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SportsIowa.com
 Navigation: Sports : Headlines : Report

Hansen: Newcombe's confidence apparent in his wardrobe, words

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By MARC HANSEN
Register Sports Columnist
09/01/1999

Lincoln, Neb. - Bobby Newcombe was dressed to kill . . . the Hawkeyes?

"Look at that," said Frank Solich, his Nebraska coach, as the two crossed paths in the interview room. "Look at you."

The Iowa football team will see for itself Saturday at 11:05 a.m. when the fifth-ranked Cornhuskers open their season against the unquestionably unranked Hawkeyes.

Tuesday, Newcombe looked like a million bucks. The worry in Iowa City is that, on Saturday, he'll look like 500 yards.

A T-shirt-and-shorts kind of guy on press conference day most weeks, Newcombe jumped out of bed Tuesday morning and called a sartorial audible. To celebrate his recent appointment as Nebraska's starting quarterback, he showed up wearing a gray double-breasted suit, white shirt and tie.

Matt Davison, one of Newcombe's favorite targets, was so impressed, he greeted Newcombe by pretending to be his personal valet, brushing imaginary lint off the quarterback's suit coat and pants.

Was it a fashion statement or a football statement?

A friend gave Newcombe the idea, he said later, and he figured, why not? It's a new day, after all. A new season. Maybe even the dawn of a new era for Cornhusker football.

In all, the decision to hand Newcombe the job is a very big deal in Nebraska. Solich said the starter would play most of the game, with reserve Eric Crouch playing at least one series in each half.

You don't think it's a big deal?

"Rumors fly after Newcombe named starting QB," said the headline in Tuesday's Lincoln Journal Star.

The headline did not appear in the sports section. It was at the top of page one.

A very, very big deal. When it comes to football, this is a different galaxy. Last season, the Cornhuskers lost four games. To get an idea of the fan response, picture the stock market crash of 1929.

Big Red fans are still fretting about the ground game that let them down last season. That woeful running attack ranked sixth in the nation.

That's what we're dealing with here. Think Iowa wrestling, only multiply the interest level by a thousand. When you're dealing with Husker Football Nation, it helps to suspend your disbelief.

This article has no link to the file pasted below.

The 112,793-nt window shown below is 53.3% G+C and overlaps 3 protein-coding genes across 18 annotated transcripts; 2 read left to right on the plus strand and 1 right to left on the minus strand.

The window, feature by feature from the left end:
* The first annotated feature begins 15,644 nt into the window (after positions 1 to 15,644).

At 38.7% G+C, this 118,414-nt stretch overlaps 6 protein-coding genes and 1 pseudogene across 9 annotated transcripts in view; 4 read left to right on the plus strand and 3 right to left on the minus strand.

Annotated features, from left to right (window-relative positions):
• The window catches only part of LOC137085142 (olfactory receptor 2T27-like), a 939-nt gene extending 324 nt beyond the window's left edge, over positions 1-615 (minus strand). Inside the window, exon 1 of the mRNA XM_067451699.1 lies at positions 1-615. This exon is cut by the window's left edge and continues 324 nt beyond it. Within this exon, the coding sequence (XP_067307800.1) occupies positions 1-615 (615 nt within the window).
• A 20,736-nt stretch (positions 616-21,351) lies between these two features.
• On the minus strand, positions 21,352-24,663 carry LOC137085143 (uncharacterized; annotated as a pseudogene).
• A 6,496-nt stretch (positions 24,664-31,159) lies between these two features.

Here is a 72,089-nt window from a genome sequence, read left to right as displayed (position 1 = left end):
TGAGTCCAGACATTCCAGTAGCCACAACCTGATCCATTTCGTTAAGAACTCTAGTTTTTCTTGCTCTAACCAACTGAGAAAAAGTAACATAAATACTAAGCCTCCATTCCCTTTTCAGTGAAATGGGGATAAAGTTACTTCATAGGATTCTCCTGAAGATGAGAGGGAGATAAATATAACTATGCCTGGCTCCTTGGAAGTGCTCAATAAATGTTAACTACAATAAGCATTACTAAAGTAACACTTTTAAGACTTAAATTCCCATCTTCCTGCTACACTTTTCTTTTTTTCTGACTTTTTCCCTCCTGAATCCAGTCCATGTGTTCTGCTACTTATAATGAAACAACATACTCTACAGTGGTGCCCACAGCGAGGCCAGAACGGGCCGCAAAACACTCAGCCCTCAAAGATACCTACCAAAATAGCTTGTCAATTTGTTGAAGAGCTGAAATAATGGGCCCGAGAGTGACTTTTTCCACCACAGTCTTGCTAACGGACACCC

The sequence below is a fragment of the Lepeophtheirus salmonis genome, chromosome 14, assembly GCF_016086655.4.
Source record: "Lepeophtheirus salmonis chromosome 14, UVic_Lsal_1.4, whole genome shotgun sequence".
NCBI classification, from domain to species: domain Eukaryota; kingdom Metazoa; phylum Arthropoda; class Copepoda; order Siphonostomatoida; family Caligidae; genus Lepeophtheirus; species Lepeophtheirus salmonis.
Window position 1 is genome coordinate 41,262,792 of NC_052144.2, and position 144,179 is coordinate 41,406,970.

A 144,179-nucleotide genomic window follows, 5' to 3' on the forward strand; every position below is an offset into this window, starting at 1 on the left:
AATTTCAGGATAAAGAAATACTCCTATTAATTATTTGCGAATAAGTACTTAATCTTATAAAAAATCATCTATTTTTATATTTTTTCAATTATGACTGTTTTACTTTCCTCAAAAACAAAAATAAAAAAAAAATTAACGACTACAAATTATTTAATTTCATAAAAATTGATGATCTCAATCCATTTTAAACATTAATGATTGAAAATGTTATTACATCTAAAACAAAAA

Those flying rumors, by the way, were pretty much grounded by lunchtime. Crouch had not quit the team in disappointment over losing the starting job, though most of the local media seemed certain Solich had to talk him out of bolting.

Solich said the subject never came up, and Crouch had declined interview requests. Which left us with Newcombe, all dressed up with somewhere to go: New Orleans on Jan. 4 to play for the No. 1 ranking.

That's the long-range plan, anyway. Newcombe must have mentioned the plan five times Tuesday, if he mentioned it once. The plan means nothing, he hastened to add, if Nebraska doesn't win Saturday.

Anything concern you going into the Iowa game, Bobby?

"Nothing," he said, straight-faced. "The only thing that concerns me is that our team is so fired up to play this game, so confident to play this game, I'm just worried we're not going to get to play the whole game, the first-team guys."

Reporters laughed, figuring he was just having some fun with them. But he wasn't. If Newcombe's deadpan expression could have talked, it would have said, "What's so funny?"

When the formal interview ended, I followed him out of the room. A third-year junior from Albuquerque, Newcombe is a polite young man who is more about intensity than arrogance.

A nice young man and a wonderful talent. The world saw a healthy Bobby Newcombe for about two games last season. Iowa will see a healthy Bobby Newcombe take the first snap Saturday.

Away from the TV lights, he mentioned the Iowa defensive backs by name. Matt Bowen, he said, "has tremendous speed."

Tarig Holman "is an excellent cover guy, especially in a man-to-man defense."

Joe Slattery "makes some good plays."

Newcombe might have botched a pronunciation or two, but his comments were respectful. Still, he refused to back down from his earlier statement.

When I introduced myself to him in the hallway, I said I was from Iowa. I told him the remark about not getting to play the whole game will probably end up on a bulletin board in Iowa City.

I told him I didn't want him to come across sounding disrespectful if he hadn't really meant to say what he did.

"I was serious," he said.

Is that bad or good for the Hawkeyes? By noon Saturday, we'll have a much better idea.

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